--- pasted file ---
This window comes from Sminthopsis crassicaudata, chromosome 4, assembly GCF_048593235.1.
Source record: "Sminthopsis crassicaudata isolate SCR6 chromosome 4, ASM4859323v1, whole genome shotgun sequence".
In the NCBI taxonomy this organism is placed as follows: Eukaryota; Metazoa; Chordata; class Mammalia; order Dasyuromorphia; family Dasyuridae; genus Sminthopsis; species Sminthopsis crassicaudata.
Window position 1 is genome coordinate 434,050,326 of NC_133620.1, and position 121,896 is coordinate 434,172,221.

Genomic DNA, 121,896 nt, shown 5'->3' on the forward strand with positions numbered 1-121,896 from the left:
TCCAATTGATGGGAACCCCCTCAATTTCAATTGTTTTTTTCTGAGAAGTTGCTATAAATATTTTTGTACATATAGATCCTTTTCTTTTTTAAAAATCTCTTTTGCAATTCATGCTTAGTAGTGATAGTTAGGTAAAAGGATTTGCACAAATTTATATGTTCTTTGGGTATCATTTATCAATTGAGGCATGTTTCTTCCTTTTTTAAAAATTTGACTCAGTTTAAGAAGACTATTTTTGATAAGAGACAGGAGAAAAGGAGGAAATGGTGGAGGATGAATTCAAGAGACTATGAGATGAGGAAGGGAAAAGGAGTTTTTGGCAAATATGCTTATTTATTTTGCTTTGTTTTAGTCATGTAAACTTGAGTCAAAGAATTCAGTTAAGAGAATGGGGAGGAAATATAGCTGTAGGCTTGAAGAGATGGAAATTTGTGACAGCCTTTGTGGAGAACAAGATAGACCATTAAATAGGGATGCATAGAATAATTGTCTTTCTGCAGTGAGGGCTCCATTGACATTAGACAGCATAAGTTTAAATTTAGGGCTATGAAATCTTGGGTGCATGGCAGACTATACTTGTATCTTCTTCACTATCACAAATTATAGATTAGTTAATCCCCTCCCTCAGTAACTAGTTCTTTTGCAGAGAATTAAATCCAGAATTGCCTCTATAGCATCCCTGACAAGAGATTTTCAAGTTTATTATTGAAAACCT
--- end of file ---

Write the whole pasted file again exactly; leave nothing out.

This window comes from Sminthopsis crassicaudata, chromosome 4, assembly GCF_048593235.1.
Source record: "Sminthopsis crassicaudata isolate SCR6 chromosome 4, ASM4859323v1, whole genome shotgun sequence".
In the NCBI taxonomy this organism is placed as follows: Eukaryota; Metazoa; Chordata; class Mammalia; order Dasyuromorphia; family Dasyuridae; genus Sminthopsis; species Sminthopsis crassicaudata.
Window position 1 is genome coordinate 434,050,326 of NC_133620.1, and position 121,896 is coordinate 434,172,221.

Genomic DNA, 121,896 nt, shown 5'->3' on the forward strand with positions numbered 1-121,896 from the left:
TCCAATTGATGGGAACCCCCTCAATTTCAATTGTTTTTTTCTGAGAAGTTGCTATAAATATTTTTGTACATATAGATCCTTTTCTTTTTTAAAAATCTCTTTTGCAATTCATGCTTAGTAGTGATAGTTAGGTAAAAGGATTTGCACAAATTTATATGTTCTTTGGGTATCATTTATCAATTGAGGCATGTTTCTTCCTTTTTTAAAAATTTGACTCAGTTTAAGAAGACTATTTTTGATAAGAGACAGGAGAAAAGGAGGAAATGGTGGAGGATGAATTCAAGAGACTATGAGATGAGGAAGGGAAAAGGAGTTTTTGGCAAATATGCTTATTTATTTTGCTTTGTTTTAGTCATGTAAACTTGAGTCAAAGAATTCAGTTAAGAGAATGGGGAGGAAATATAGCTGTAGGCTTGAAGAGATGGAAATTTGTGACAGCCTTTGTGGAGAACAAGATAGACCATTAAATAGGGATGCATAGAATAATTGTCTTTCTGCAGTGAGGGCTCCATTGACATTAGACAGCATAAGTTTAAATTTAGGGCTATGAAATCTTGGGTGCATGGCAGACTATACTTGTATCTTCTTCACTATCACAAATTATAGATTAGTTAATCCCCTCCCTCAGTAACTAGTTCTTTTGCAGAGAATTAAATCCAGAATTGCCTCTATAGCATCCCTGACAAGAGATTTTCAAGTTTATTATTGAAAACCT